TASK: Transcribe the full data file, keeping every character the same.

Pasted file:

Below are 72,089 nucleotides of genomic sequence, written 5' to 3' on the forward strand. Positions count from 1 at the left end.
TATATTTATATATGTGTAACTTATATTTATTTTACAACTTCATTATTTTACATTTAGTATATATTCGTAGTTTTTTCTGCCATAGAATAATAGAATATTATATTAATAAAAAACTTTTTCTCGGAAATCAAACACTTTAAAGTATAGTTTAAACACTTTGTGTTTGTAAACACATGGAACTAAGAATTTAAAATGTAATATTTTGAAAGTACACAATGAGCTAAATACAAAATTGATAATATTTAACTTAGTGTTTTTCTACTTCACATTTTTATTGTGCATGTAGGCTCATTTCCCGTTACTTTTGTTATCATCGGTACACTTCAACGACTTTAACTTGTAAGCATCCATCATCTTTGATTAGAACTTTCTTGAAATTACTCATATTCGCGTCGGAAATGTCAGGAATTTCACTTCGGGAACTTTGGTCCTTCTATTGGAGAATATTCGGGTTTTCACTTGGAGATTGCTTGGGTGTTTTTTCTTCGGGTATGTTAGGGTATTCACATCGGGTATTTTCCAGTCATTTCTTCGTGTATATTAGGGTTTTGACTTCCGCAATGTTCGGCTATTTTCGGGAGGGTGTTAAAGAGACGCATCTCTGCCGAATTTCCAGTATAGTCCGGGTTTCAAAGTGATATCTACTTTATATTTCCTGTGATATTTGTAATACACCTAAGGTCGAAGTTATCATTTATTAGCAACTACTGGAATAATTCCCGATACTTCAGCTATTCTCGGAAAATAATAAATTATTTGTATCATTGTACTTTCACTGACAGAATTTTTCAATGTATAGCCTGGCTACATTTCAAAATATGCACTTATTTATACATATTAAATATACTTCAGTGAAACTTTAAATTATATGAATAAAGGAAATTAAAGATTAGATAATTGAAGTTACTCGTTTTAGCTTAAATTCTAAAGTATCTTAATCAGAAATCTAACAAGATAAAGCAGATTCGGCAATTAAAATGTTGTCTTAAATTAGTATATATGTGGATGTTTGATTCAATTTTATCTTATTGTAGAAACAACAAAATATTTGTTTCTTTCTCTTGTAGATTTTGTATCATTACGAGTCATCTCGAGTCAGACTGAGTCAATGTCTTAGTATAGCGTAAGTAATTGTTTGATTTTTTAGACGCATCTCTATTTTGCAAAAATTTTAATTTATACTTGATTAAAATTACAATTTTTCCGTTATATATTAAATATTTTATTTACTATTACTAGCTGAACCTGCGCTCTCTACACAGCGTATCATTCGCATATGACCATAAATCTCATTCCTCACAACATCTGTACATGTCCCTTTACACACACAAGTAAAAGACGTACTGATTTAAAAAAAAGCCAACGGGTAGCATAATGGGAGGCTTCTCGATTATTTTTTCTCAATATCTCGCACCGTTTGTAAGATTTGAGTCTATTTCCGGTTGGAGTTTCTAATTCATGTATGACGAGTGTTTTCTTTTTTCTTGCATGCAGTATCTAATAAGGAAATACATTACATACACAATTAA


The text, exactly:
Below are 72,089 nucleotides of genomic sequence, written 5' to 3' on the forward strand. Positions count from 1 at the left end.
TATATTTATATATGTGTAACTTATATTTATTTTACAACTTCATTATTTTACATTTAGTATATATTCGTAGTTTTTTCTGCCATAGAATAATAGAATATTATATTAATAAAAAACTTTTTCTCGGAAATCAAACACTTTAAAGTATAGTTTAAACACTTTGTGTTTGTAAACACATGGAACTAAGAATTTAAAATGTAATATTTTGAAAGTACACAATGAGCTAAATACAAAATTGATAATATTTAACTTAGTGTTTTTCTACTTCACATTTTTATTGTGCATGTAGGCTCATTTCCCGTTACTTTTGTTATCATCGGTACACTTCAACGACTTTAACTTGTAAGCATCCATCATCTTTGATTAGAACTTTCTTGAAATTACTCATATTCGCGTCGGAAATGTCAGGAATTTCACTTCGGGAACTTTGGTCCTTCTATTGGAGAATATTCGGGTTTTCACTTGGAGATTGCTTGGGTGTTTTTTCTTCGGGTATGTTAGGGTATTCACATCGGGTATTTTCCAGTCATTTCTTCGTGTATATTAGGGTTTTGACTTCCGCAATGTTCGGCTATTTTCGGGAGGGTGTTAAAGAGACGCATCTCTGCCGAATTTCCAGTATAGTCCGGGTTTCAAAGTGATATCTACTTTATATTTCCTGTGATATTTGTAATACACCTAAGGTCGAAGTTATCATTTATTAGCAACTACTGGAATAATTCCCGATACTTCAGCTATTCTCGGAAAATAATAAATTATTTGTATCATTGTACTTTCACTGACAGAATTTTTCAATGTATAGCCTGGCTACATTTCAAAATATGCACTTATTTATACATATTAAATATACTTCAGTGAAACTTTAAATTATATGAATAAAGGAAATTAAAGATTAGATAATTGAAGTTACTCGTTTTAGCTTAAATTCTAAAGTATCTTAATCAGAAATCTAACAAGATAAAGCAGATTCGGCAATTAAAATGTTGTCTTAAATTAGTATATATGTGGATGTTTGATTCAATTTTATCTTATTGTAGAAACAACAAAATATTTGTTTCTTTCTCTTGTAGATTTTGTATCATTACGAGTCATCTCGAGTCAGACTGAGTCAATGTCTTAGTATAGCGTAAGTAATTGTTTGATTTTTTAGACGCATCTCTATTTTGCAAAAATTTTAATTTATACTTGATTAAAATTACAATTTTTCCGTTATATATTAAATATTTTATTTACTATTACTAGCTGAACCTGCGCTCTCTACACAGCGTATCATTCGCATATGACCATAAATCTCATTCCTCACAACATCTGTACATGTCCCTTTACACACACAAGTAAAAGACGTACTGATTTAAAAAAAAGCCAACGGGTAGCATAATGGGAGGCTTCTCGATTATTTTTTCTCAATATCTCGCACCGTTTGTAAGATTTGAGTCTATTTCCGGTTGGAGTTTCTAATTCATGTATGACGAGTGTTTTCTTTTTTCTTGCATGCAGTATCTAATAAGGAAATACATTACATACACAATTAA